The Effect of High School Matriculation Awards: Evidence from Randomized Trials
AbstractIn Israel, as in many other countries, a high school matriculation certificate is required by universities and some jobs. In spite of the certificate’s value, Israeli society is marked by vast differences in matriculation rates by region and socioeconomic status. We attempted to increase the likelihood of matriculation among low-achieving students by offering substantial cash incentives in two demonstration programs. As a theoretical matter, cash incentives may be helpful if low-achieving students reduce investment in schooling because of high discount rates, part-time work, or face peer pressure not to study. A small pilot programme selected individual students within schools for treatment, with treatment status determined by previous test scores and a partially randomized cut-off for low socioeconomic status. In a larger follow-up programme, entire schools were randomly selected for treatment and the program operated with the cooperation of principals and teachers. The results suggest the Achievement Awards program that randomized treatment at the school level raised matriculation rates, while the student-based program did not.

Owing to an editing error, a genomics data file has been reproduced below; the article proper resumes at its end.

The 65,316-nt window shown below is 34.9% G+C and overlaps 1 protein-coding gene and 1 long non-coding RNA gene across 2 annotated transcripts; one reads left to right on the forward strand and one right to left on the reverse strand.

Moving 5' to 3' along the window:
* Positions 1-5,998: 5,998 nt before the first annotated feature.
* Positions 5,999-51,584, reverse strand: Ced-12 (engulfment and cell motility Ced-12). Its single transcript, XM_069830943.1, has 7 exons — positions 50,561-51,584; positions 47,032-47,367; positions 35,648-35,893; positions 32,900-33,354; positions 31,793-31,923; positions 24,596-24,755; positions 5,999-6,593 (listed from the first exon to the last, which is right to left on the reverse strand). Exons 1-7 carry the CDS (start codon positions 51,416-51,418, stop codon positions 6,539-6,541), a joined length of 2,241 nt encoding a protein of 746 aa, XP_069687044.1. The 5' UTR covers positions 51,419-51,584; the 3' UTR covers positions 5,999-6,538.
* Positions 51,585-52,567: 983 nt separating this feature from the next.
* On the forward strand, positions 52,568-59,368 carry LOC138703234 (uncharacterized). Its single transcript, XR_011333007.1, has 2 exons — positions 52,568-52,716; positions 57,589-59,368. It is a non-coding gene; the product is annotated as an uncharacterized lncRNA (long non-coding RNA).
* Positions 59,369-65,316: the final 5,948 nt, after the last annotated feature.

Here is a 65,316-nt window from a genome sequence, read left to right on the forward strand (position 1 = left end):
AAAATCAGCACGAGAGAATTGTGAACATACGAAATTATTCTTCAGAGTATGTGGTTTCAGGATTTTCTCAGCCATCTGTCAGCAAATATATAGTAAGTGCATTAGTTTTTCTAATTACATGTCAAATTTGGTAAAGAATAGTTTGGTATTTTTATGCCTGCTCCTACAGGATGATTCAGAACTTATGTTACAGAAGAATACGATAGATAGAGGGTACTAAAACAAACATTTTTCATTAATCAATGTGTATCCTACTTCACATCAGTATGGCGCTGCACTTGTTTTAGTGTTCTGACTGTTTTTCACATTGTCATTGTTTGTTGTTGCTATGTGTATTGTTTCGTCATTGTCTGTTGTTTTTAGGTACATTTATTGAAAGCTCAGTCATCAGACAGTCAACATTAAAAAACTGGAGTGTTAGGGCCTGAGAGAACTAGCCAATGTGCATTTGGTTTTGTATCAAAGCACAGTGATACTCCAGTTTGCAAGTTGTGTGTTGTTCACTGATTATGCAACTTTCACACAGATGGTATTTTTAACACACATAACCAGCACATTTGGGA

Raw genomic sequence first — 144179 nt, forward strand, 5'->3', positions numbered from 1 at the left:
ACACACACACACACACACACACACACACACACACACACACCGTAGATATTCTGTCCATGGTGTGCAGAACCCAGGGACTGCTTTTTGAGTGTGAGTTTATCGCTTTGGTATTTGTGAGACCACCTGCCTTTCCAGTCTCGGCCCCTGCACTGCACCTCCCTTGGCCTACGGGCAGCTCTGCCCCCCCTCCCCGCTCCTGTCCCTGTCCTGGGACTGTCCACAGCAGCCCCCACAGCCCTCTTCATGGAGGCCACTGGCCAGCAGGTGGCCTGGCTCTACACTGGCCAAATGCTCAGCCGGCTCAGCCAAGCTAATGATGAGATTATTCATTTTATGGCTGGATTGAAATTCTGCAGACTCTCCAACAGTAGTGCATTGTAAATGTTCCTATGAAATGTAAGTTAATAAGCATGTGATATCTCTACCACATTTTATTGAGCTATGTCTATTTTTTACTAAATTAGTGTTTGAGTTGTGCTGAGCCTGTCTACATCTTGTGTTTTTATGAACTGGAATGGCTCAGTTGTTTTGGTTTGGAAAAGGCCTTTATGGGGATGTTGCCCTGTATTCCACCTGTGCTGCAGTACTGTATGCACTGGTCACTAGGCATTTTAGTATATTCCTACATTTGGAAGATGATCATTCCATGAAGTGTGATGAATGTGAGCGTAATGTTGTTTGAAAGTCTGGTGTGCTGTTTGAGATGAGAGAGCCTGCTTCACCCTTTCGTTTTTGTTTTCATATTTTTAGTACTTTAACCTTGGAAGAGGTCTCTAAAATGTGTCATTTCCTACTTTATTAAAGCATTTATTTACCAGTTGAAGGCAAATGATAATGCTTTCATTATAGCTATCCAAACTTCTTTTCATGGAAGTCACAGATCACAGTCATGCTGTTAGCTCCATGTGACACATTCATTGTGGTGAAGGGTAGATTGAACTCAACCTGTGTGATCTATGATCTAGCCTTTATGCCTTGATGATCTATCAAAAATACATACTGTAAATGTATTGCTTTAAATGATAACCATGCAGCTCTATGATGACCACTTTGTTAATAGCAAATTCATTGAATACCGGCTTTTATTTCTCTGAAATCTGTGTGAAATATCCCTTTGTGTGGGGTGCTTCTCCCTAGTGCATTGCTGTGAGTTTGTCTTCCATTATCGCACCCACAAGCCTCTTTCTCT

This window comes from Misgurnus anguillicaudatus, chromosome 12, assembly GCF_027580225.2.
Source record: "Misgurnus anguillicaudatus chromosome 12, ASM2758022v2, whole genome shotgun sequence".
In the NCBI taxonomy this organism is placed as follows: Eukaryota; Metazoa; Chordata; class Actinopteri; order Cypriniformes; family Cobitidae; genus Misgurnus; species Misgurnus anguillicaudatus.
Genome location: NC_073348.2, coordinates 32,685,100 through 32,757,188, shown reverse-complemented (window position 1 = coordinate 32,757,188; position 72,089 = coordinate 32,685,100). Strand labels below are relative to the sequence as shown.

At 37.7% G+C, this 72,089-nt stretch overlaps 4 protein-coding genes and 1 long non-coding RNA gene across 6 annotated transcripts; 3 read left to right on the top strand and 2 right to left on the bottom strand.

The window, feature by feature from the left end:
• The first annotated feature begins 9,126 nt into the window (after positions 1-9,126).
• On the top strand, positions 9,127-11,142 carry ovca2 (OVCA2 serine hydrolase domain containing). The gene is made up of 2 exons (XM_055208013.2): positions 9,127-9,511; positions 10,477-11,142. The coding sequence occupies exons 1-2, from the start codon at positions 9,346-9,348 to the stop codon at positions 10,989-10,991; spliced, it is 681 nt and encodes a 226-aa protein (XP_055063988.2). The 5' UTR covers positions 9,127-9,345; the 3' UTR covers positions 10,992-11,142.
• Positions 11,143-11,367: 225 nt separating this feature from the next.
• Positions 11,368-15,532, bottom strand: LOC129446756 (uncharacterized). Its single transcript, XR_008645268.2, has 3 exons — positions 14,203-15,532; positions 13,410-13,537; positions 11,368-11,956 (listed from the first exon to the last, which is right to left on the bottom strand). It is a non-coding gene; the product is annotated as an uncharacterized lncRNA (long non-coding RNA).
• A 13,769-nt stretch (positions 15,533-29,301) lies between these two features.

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Bibliographic InfoPaper provided by C.E.P.R. Discussion Papers in its series CEPR Discussion Papers with number 3827.
Date of creation: Mar 2002
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Other versions of this item:
- Joshua D. Angrist & Victor Lavy, 2002. "The Effect of High School Matriculation Awards: Evidence from Randomized Trials," NBER Working Papers 9389, National Bureau of Economic Research, Inc.
- I21 - Health, Education, and Welfare - - Education - - - Analysis of Education
- I28 - Health, Education, and Welfare - - Education - - - Government Policy
- J13 - Labor and Demographic Economics - - Demographic Economics - - - Fertility; Family Planning; Child Care; Children; Youth
- J24 - Labor and Demographic Economics - - Demand and Supply of Labor - - - Human Capital; Skills; Occupational Choice; Labor Productivity
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